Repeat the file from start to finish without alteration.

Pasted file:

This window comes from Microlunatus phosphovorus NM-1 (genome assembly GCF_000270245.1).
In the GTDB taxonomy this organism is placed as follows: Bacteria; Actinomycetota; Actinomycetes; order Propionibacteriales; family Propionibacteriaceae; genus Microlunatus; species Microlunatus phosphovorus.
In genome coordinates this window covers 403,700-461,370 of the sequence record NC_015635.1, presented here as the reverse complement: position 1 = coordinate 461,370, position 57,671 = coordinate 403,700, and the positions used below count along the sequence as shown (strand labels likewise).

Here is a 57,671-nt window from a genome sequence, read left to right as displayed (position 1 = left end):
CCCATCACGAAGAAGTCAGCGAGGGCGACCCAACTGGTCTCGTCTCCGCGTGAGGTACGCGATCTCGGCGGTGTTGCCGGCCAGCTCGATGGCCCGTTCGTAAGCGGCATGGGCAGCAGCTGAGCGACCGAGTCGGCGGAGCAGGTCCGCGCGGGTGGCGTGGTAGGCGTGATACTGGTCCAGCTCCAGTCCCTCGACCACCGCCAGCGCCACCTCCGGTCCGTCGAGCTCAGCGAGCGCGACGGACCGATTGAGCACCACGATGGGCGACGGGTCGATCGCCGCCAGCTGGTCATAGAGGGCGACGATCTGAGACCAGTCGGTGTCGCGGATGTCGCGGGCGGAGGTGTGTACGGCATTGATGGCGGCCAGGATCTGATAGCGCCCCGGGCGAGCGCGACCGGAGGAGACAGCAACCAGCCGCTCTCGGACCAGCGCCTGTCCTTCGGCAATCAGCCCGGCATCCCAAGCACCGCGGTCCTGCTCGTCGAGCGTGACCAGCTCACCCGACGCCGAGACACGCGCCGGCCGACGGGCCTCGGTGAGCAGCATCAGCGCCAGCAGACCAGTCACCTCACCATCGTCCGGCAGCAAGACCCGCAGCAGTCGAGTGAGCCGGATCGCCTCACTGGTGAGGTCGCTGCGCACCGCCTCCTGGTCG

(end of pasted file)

This window comes from Microlunatus phosphovorus NM-1 (genome assembly GCF_000270245.1).
In the GTDB taxonomy this organism is placed as follows: Bacteria; Actinomycetota; Actinomycetes; order Propionibacteriales; family Propionibacteriaceae; genus Microlunatus; species Microlunatus phosphovorus.
In genome coordinates this window covers 403,700-461,370 of the sequence record NC_015635.1, presented here as the reverse complement: position 1 = coordinate 461,370, position 57,671 = coordinate 403,700, and the positions used below count along the sequence as shown (strand labels likewise).

Here is a 57,671-nt window from a genome sequence, read left to right as displayed (position 1 = left end):
CCCATCACGAAGAAGTCAGCGAGGGCGACCCAACTGGTCTCGTCTCCGCGTGAGGTACGCGATCTCGGCGGTGTTGCCGGCCAGCTCGATGGCCCGTTCGTAAGCGGCATGGGCAGCAGCTGAGCGACCGAGTCGGCGGAGCAGGTCCGCGCGGGTGGCGTGGTAGGCGTGATACTGGTCCAGCTCCAGTCCCTCGACCACCGCCAGCGCCACCTCCGGTCCGTCGAGCTCAGCGAGCGCGACGGACCGATTGAGCACCACGATGGGCGACGGGTCGATCGCCGCCAGCTGGTCATAGAGGGCGACGATCTGAGACCAGTCGGTGTCGCGGATGTCGCGGGCGGAGGTGTGTACGGCATTGATGGCGGCCAGGATCTGATAGCGCCCCGGGCGAGCGCGACCGGAGGAGACAGCAACCAGCCGCTCTCGGACCAGCGCCTGTCCTTCGGCAATCAGCCCGGCATCCCAAGCACCGCGGTCCTGCTCGTCGAGCGTGACCAGCTCACCCGACGCCGAGACACGCGCCGGCCGACGGGCCTCGGTGAGCAGCATCAGCGCCAGCAGACCAGTCACCTCACCATCGTCCGGCAGCAAGACCCGCAGCAGTCGAGTGAGCCGGATCGCCTCACTGGTGAGGTCGCTGCGCACCGCCTCCTGGTCG